Rantz: Progressives push drug legalization lie, amidst fatal OD surge and past failures

May 9, 2022, 6:20 PM | Updated: Jul 1, 2022, 5:16 pm

A volunteer collects heroin syringes from a homeless encampment on March 12, 2022 in Seattle, Washi...

A volunteer collects heroin syringes from a homeless encampment on March 12, 2022 in Seattle, Washington. (Photo by John Moore/Getty Images)

(Photo by John Moore/Getty Images)

The Pacific Northwest faces an alarming surge of drug overdose deaths. It’s so bad that the Washington Department of Health recommends residents carry two doses of overdose medication on them at all times.

Instead of truly combatting the drug crisis, left-wing activists hope to legalize drug possession under the guise of treatment. And the only way they can earn support is by lying about their plans.

Initiative 1922 removes all penalties for all drug possession in personal use amounts, including fentanyl, cocaine, and heroin. It uses the marijuana tax to better fund substance abuse services, which the state desperately needs. But it also mandates tax dollars be spent to promote “harm reduction” strategies, which include handing out needles to addicts to hasten their inevitable overdose death.

Fringe progressives used the past two years to push through “police reimaging” bills that made the state less safe. Now they’re telling us their not done infecting this state with deadly ideas.

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Initiative 1922 will kill more addicts

Activists present I-1922 as a way to get addicts into treatment, instead of into the criminal justice system. Except, the initiative won’t do that.

Proponents lazily argue that the “War on Drugs” doesn’t work, even though that war was abandoned here years ago in the most densely populated areas of Washington. When was the last time there was an arrest, let alone a prosecution, of someone smoking fentanyl on a bus or on a street corner? It takes a secondary crime for enforcement, which I-1922 wouldn’t do away with.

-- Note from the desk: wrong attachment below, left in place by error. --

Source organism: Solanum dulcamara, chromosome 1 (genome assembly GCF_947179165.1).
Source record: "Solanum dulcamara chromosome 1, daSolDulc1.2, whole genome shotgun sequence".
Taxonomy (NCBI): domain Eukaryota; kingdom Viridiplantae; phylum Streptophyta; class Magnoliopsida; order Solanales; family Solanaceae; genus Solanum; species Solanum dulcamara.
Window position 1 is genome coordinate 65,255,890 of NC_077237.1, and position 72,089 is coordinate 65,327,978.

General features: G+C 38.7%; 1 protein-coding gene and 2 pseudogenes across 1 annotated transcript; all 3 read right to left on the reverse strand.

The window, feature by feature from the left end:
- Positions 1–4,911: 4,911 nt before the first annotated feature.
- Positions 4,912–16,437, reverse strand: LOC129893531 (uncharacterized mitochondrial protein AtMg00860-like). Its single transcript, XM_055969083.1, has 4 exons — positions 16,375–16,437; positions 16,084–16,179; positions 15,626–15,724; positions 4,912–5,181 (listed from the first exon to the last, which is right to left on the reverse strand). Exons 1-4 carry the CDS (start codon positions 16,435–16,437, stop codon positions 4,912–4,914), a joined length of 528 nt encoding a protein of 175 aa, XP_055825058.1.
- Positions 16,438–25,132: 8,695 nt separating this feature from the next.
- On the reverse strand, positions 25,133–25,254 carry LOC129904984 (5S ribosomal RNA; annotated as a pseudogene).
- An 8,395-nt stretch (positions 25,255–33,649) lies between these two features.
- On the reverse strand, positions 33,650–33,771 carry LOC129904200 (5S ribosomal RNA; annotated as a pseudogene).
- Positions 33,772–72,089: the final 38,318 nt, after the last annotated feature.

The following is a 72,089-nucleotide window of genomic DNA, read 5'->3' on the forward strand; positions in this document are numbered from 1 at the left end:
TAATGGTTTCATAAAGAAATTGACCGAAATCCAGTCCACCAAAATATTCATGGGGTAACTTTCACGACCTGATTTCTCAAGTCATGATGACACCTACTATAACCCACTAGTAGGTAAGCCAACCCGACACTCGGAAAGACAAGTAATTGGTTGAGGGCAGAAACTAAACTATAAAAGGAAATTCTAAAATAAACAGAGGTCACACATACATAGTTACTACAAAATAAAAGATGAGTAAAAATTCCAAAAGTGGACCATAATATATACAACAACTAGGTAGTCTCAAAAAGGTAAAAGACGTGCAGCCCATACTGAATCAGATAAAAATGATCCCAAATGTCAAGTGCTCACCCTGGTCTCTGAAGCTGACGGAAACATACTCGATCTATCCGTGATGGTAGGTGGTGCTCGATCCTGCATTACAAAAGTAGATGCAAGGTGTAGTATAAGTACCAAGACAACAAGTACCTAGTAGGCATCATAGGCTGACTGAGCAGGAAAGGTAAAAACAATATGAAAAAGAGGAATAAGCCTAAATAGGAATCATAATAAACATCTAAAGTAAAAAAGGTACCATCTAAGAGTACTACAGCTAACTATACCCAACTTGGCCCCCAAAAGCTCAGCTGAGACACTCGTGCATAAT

The argument is also pitched through an equity lens, of course: people of color were disproportionately impacted by drug laws, thus putting them into jail is racist.

But putting them into jail stops their inevitable overdose death and allows them to sober up long enough to realize they’ve hit rock bottom and will finally take up treatment. If they’re unwilling to take us up on our offers of treatment, then they can stay in jail.

There’s no mechanism to enforce or leverage treatment on an addict.

Currently, there are seldom legal consequences for criminal addicts who keep using and committing crimes to feed their addiction without accepting the help that’s offered. I-1922 puts funding into drug treatment, without any threat of jail to push someone into the services. So all a drug dealer has to do is say they don’t want treatment, and there’s nothing anyone can do while they continue to destroy their lives.

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Comparing Washington to Oregon

Matt Driscoll, the state’s most mediocre columnist (of all the ocres, he’s the mediest), calls I-1922 a “no brainer” and cites Oregon as a success story.

Oregon effectively passed the same initiative, though it still allows for civil infractions of $100. It went into effect on February 2021 and, thus far, has been an abject failure.

Out of roughly 2,000 drug citations over a year, only 19 requested drug treatment resources via the hotline they’re supposed to call after being ticketed. And nearly half of those receiving citations skipped out on court.

Overall, addicts used resources funded by the measure. But the majority of the resources used were items that kept them addicted under a “harm reduction model:” clean needles and overdose medication like Naloxone. Only 0.85% of the 16,000 addicts who sought resources went into drug rehab.

It’s no wonder why Driscoll can’t cite meaningful data in praising Oregon’s measure.

“One of the things they’ve found is, in fact, arrests have gone down… and there has not been a substantial increase in drug use. That’s the other fear that people often have. It’s an understandable fear,” Driscoll told KIRO Newsradio’s Gee and Ursula Show.